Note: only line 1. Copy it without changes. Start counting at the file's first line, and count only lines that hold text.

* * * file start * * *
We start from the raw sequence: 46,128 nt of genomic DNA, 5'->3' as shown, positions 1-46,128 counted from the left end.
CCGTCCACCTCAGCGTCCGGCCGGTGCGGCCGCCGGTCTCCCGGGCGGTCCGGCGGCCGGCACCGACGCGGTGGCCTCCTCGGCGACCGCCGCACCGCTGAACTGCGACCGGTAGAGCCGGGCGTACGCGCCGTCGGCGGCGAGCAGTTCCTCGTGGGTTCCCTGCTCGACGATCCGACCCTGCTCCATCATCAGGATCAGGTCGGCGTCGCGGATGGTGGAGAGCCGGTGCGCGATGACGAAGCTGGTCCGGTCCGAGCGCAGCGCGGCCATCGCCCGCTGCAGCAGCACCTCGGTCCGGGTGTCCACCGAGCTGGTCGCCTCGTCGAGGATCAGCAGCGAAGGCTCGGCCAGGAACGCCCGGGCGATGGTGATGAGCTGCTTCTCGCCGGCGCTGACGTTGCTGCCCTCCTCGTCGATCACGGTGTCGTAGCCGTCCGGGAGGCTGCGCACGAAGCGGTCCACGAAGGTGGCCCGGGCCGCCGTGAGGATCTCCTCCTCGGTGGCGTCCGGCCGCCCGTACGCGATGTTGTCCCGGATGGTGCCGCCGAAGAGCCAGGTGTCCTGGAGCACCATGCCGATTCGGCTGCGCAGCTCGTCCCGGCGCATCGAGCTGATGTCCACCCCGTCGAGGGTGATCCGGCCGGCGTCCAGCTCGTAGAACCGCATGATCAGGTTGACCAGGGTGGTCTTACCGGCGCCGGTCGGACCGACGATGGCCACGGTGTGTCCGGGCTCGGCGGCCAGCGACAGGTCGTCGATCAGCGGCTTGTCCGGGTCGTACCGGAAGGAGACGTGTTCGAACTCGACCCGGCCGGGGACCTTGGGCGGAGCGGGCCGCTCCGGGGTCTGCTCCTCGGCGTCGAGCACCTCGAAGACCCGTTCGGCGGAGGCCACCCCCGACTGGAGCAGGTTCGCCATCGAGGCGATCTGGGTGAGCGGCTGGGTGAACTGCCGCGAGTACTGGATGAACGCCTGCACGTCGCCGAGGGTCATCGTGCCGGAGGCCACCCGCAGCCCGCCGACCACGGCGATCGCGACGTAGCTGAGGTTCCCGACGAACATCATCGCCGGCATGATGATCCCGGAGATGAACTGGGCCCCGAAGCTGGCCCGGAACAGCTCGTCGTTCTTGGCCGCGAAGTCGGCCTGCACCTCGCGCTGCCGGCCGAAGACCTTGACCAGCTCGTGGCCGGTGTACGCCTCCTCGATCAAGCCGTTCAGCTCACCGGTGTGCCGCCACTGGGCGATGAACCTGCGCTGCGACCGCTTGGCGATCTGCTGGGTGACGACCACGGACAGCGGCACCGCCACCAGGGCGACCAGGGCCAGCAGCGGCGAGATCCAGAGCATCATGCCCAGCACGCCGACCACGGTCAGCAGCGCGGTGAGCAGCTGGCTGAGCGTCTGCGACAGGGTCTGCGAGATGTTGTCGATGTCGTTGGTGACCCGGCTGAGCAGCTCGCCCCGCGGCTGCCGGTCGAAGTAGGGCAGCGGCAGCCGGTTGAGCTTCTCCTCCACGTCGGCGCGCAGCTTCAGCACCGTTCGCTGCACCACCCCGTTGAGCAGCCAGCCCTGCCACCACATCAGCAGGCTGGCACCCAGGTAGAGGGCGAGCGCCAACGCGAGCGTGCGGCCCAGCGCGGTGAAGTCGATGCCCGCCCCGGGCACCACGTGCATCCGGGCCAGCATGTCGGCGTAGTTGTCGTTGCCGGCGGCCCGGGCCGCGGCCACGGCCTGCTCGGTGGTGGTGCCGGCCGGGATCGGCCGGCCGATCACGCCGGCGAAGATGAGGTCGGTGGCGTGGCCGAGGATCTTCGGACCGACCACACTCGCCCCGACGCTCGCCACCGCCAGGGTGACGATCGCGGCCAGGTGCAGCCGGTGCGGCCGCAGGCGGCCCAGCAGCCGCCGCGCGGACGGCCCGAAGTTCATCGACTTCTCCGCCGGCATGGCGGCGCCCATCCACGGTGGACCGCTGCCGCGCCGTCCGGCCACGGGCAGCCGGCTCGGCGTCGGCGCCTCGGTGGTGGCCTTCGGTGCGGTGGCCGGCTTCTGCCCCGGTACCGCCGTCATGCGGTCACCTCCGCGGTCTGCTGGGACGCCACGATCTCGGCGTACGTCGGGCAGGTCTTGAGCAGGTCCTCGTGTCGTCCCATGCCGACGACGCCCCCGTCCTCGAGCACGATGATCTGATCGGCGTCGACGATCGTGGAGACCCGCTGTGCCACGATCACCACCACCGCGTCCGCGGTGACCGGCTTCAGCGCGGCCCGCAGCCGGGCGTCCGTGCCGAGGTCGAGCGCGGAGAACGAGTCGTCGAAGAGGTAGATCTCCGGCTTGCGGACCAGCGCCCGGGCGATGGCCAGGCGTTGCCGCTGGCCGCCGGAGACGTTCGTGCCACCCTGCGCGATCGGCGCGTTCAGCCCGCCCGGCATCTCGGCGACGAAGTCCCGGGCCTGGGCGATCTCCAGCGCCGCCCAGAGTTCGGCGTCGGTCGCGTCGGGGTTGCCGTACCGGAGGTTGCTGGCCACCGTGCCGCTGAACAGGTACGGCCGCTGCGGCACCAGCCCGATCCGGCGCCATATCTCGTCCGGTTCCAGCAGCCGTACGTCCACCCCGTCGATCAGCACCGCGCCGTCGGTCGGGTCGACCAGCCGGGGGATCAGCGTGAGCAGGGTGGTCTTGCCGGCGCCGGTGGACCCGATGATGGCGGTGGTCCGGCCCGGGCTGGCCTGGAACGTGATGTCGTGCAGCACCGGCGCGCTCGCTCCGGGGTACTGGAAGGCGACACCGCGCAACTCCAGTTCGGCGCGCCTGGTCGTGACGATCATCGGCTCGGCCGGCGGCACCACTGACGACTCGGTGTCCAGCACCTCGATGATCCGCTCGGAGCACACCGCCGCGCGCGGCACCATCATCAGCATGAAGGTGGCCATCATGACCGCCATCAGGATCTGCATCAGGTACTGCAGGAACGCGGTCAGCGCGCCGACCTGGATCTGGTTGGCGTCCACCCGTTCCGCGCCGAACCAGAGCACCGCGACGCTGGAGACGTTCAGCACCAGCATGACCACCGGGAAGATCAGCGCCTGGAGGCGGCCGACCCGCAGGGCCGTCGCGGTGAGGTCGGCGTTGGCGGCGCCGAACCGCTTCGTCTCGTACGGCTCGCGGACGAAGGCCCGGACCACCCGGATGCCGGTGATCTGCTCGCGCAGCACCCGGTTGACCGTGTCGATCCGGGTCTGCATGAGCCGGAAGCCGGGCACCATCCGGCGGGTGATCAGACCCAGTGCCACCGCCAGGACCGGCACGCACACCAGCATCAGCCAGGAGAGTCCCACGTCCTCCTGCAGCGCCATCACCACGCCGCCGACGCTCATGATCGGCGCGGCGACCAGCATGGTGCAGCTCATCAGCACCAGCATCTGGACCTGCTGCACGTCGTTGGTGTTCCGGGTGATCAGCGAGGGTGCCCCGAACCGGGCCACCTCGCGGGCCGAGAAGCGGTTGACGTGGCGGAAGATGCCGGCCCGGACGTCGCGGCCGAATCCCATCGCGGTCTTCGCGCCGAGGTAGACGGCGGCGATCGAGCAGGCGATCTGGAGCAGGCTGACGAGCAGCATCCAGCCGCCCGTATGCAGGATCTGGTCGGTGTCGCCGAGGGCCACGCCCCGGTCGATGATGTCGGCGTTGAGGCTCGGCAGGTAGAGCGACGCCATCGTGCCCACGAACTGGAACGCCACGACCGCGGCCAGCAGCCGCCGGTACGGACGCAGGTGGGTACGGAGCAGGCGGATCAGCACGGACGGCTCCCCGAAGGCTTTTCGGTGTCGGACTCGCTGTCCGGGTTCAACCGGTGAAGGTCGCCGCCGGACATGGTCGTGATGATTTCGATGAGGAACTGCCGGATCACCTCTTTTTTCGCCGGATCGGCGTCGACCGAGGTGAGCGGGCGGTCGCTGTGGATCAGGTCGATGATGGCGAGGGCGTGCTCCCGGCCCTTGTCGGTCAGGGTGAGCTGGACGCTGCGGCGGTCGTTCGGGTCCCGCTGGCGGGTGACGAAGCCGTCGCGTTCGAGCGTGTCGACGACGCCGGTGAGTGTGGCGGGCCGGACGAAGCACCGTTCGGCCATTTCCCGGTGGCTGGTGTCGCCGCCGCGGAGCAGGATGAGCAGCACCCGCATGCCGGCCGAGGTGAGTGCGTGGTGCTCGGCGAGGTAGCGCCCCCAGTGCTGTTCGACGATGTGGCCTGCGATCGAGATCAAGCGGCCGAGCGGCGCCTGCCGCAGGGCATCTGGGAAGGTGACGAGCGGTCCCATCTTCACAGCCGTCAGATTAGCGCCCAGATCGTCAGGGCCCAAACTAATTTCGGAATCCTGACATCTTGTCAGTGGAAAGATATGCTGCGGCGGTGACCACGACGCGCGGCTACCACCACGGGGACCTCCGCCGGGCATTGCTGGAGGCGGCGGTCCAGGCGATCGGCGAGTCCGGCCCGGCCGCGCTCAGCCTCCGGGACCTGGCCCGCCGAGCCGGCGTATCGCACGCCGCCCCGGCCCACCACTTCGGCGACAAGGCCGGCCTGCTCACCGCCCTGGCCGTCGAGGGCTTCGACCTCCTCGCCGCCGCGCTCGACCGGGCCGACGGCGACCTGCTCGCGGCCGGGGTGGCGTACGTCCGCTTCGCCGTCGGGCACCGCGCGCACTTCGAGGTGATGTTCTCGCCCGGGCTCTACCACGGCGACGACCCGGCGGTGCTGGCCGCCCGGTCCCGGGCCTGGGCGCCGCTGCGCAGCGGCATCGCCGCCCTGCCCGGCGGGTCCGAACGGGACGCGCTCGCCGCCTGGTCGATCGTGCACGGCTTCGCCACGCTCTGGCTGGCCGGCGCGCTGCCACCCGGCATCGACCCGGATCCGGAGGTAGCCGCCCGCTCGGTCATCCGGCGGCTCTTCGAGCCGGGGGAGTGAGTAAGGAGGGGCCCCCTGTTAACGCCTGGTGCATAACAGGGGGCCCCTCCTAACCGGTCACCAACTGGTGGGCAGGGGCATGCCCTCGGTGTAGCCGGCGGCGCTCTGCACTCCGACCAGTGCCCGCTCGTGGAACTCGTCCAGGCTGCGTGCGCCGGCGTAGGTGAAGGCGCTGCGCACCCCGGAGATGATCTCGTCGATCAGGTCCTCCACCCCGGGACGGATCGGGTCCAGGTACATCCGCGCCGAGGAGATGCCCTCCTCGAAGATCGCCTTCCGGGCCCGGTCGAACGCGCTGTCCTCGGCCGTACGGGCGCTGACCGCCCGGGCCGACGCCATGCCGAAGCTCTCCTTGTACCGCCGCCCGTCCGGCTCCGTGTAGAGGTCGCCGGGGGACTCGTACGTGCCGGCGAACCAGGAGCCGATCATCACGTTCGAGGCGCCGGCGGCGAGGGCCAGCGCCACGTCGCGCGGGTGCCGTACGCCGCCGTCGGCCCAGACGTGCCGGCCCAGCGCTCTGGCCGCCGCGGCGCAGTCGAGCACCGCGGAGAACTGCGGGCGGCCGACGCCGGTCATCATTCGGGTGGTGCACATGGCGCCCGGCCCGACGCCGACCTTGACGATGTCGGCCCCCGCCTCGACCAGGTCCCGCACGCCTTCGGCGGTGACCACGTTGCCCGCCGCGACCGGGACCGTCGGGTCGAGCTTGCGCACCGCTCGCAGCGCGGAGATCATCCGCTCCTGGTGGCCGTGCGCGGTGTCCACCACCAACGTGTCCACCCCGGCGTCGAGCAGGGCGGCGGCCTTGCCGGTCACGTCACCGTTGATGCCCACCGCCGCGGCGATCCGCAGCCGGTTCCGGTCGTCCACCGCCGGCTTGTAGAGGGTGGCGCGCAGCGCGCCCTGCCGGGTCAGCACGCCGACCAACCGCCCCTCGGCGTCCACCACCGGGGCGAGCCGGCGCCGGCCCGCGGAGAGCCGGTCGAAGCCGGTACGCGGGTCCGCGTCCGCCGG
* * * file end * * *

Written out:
We start from the raw sequence: 46,128 nt of genomic DNA, 5'->3' as shown, positions 1-46,128 counted from the left end.